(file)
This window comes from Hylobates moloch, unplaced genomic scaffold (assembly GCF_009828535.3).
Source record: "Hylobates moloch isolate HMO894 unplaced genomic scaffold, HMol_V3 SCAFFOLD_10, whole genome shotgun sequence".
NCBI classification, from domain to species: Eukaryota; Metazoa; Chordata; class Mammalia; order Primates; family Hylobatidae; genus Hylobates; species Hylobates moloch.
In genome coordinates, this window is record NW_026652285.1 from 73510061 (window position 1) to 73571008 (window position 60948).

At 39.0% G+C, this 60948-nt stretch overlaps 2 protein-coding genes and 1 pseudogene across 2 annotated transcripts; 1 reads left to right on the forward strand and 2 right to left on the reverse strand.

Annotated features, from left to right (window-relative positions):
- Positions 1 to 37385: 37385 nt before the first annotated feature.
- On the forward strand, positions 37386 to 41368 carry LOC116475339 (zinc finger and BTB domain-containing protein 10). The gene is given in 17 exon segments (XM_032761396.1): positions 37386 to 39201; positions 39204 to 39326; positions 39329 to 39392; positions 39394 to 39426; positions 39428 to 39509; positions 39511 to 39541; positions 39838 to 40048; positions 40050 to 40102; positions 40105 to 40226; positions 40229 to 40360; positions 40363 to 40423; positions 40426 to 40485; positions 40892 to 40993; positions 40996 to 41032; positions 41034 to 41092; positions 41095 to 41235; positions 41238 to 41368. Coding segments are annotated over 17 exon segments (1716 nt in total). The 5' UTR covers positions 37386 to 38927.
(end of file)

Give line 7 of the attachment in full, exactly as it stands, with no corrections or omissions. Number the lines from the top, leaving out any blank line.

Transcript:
- Positions 1 to 37385: 37385 nt before the first annotated feature.